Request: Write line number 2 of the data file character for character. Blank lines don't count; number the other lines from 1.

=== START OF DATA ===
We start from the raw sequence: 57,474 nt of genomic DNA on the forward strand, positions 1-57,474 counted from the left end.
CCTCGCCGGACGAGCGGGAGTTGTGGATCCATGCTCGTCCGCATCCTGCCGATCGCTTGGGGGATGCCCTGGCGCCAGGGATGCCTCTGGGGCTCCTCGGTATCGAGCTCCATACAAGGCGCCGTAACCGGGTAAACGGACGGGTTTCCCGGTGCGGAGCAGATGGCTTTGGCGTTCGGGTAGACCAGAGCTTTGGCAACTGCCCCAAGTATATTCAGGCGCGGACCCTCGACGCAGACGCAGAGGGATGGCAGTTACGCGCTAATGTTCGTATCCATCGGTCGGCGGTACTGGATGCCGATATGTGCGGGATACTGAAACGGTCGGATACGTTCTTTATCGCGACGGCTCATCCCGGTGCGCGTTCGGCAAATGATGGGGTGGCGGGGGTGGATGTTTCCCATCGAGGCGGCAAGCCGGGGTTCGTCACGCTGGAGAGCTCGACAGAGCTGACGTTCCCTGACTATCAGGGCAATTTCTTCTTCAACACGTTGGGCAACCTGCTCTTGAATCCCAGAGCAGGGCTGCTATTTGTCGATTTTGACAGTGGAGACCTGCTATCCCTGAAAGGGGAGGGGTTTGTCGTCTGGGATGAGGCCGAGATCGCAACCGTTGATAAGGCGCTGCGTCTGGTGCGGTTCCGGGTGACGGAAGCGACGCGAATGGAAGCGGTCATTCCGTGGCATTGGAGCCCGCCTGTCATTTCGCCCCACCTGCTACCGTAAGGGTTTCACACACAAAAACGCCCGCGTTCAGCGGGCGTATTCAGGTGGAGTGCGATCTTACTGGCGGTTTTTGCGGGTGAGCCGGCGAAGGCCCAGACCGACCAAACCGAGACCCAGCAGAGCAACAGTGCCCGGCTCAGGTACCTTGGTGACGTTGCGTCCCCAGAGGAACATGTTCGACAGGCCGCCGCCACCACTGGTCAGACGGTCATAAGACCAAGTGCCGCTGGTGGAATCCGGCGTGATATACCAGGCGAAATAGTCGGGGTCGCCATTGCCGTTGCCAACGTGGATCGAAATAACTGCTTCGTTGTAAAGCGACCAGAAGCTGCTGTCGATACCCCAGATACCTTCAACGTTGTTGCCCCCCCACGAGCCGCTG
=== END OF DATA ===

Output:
CCTCGCCGGACGAGCGGGAGTTGTGGATCCATGCTCGTCCGCATCCTGCCGATCGCTTGGGGGATGCCCTGGCGCCAGGGATGCCTCTGGGGCTCCTCGGTATCGAGCTCCATACAAGGCGCCGTAACCGGGTAAACGGACGGGTTTCCCGGTGCGGAGCAGATGGCTTTGGCGTTCGGGTAGACCAGAGCTTTGGCAACTGCCCCAAGTATATTCAGGCGCGGACCCTCGACGCAGACGCAGAGGGATGGCAGTTACGCGCTAATGTTCGTATCCATCGGTCGGCGGTACTGGATGCCGATATGTGCGGGATACTGAAACGGTCGGATACGTTCTTTATCGCGACGGCTCATCCCGGTGCGCGTTCGGCAAATGATGGGGTGGCGGGGGTGGATGTTTCCCATCGAGGCGGCAAGCCGGGGTTCGTCACGCTGGAGAGCTCGACAGAGCTGACGTTCCCTGACTATCAGGGCAATTTCTTCTTCAACACGTTGGGCAACCTGCTCTTGAATCCCAGAGCAGGGCTGCTATTTGTCGATTTTGACAGTGGAGACCTGCTATCCCTGAAAGGGGAGGGGTTTGTCGTCTGGGATGAGGCCGAGATCGCAACCGTTGATAAGGCGCTGCGTCTGGTGCGGTTCCGGGTGACGGAAGCGACGCGAATGGAAGCGGTCATTCCGTGGCATTGGAGCCCGCCTGTCATTTCGCCCCACCTGCTACCGTAAGGGTTTCACACACAAAAACGCCCGCGTTCAGCGGGCGTATTCAGGTGGAGTGCGATCTTACTGGCGGTTTTTGCGGGTGAGCCGGCGAAGGCCCAGACCGACCAAACCGAGACCCAGCAGAGCAACAGTGCCCGGCTCAGGTACCTTGGTGACGTTGCGTCCCCAGAGGAACATGTTCGACAGGCCGCCGCCACCACTGGTCAGACGGTCATAAGACCAAGTGCCGCTGGTGGAATCCGGCGTGATATACCAGGCGAAATAGTCGGGGTCGCCATTGCCGTTGCCAACGTGGATCGAAATAACTGCTTCGTTGTAAAGCGACCAGAAGCTGCTGTCGATACCCCAGATACCTTCAACGTTGTTGCCCCCCCACGAGCCGCTG